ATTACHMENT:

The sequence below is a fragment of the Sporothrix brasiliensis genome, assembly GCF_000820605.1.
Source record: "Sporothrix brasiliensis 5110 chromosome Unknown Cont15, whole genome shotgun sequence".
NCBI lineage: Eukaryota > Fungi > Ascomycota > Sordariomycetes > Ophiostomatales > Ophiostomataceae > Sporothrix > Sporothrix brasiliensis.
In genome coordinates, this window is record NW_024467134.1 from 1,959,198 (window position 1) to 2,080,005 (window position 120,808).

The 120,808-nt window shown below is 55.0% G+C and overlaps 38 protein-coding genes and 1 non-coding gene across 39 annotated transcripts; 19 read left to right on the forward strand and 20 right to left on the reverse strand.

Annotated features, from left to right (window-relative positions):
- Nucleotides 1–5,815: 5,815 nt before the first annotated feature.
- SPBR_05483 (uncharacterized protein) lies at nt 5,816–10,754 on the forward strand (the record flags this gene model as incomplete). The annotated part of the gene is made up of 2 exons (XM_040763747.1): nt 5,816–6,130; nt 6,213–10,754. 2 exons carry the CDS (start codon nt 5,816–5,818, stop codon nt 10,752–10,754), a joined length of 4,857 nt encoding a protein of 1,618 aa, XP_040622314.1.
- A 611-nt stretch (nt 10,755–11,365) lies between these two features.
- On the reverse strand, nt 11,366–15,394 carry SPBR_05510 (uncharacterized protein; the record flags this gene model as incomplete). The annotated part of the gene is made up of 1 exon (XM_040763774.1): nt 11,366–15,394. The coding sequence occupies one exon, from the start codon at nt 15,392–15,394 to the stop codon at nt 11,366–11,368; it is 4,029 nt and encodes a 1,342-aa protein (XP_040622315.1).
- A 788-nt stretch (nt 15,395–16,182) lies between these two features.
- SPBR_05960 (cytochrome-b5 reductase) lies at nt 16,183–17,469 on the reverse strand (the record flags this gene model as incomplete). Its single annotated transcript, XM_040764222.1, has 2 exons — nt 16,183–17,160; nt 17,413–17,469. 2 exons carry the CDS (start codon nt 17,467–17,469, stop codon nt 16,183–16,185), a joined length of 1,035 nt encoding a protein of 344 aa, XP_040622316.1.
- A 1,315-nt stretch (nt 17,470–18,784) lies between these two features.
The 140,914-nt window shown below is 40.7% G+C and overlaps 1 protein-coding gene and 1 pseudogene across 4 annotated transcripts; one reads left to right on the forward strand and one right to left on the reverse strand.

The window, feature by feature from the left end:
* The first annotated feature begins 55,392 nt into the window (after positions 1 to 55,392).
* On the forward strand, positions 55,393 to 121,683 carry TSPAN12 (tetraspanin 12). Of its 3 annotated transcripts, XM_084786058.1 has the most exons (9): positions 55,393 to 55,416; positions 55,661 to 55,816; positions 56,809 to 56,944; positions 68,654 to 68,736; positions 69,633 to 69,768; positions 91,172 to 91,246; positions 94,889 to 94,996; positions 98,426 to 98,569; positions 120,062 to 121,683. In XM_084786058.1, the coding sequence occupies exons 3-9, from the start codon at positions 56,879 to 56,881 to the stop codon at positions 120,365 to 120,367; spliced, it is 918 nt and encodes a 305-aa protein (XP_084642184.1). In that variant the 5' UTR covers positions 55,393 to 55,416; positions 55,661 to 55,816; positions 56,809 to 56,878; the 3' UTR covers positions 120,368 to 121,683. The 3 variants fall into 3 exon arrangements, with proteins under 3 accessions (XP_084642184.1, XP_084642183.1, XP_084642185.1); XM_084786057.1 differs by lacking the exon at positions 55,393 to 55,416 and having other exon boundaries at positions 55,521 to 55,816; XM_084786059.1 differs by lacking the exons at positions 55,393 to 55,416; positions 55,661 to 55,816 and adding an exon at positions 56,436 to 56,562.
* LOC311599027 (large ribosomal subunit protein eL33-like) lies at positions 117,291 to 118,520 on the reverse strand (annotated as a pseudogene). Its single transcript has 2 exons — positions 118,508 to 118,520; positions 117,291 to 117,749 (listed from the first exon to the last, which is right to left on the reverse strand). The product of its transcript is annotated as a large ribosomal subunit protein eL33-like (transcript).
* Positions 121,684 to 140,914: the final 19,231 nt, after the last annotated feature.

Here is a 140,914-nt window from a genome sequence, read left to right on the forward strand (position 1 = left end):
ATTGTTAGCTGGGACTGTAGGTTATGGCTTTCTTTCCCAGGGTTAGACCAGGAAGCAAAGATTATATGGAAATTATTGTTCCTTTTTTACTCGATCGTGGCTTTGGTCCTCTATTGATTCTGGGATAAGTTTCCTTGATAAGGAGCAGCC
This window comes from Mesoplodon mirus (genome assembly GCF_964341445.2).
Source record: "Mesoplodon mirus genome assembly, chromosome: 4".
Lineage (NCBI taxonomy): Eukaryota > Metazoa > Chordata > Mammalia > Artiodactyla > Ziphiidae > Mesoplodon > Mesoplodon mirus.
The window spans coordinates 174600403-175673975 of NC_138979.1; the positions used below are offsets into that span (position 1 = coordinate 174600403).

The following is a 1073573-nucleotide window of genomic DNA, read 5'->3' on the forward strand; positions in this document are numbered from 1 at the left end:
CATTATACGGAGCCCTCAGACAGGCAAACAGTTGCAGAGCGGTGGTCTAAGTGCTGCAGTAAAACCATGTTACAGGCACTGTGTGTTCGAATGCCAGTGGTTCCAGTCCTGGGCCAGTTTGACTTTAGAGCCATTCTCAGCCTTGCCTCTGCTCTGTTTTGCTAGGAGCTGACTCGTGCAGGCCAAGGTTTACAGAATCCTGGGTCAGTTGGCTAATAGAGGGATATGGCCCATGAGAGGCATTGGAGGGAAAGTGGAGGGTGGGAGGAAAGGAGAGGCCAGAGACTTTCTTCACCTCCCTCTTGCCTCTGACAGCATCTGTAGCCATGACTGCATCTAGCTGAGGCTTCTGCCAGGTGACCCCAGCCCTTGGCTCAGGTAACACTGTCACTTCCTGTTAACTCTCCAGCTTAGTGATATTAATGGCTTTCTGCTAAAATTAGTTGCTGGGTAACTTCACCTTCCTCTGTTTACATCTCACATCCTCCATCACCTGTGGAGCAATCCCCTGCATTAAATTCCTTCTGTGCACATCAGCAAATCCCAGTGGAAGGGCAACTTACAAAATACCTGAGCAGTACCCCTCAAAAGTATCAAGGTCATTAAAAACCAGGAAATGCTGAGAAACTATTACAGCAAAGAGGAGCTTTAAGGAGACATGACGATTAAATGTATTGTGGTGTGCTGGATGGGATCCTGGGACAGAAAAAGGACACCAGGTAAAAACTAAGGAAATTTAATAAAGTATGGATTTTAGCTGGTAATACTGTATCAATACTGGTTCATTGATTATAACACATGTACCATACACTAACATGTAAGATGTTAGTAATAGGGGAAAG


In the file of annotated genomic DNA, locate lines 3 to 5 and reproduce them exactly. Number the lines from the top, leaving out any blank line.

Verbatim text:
NCBI lineage: Eukaryota > Fungi > Ascomycota > Sordariomycetes > Ophiostomatales > Ophiostomataceae > Sporothrix > Sporothrix brasiliensis.
In genome coordinates, this window is record NW_024467134.1 from 1,959,198 (window position 1) to 2,080,005 (window position 120,808).

The 120,808-nt window shown below is 55.0% G+C and overlaps 38 protein-coding genes and 1 non-coding gene across 39 annotated transcripts; 19 read left to right on the forward strand and 20 right to left on the reverse strand.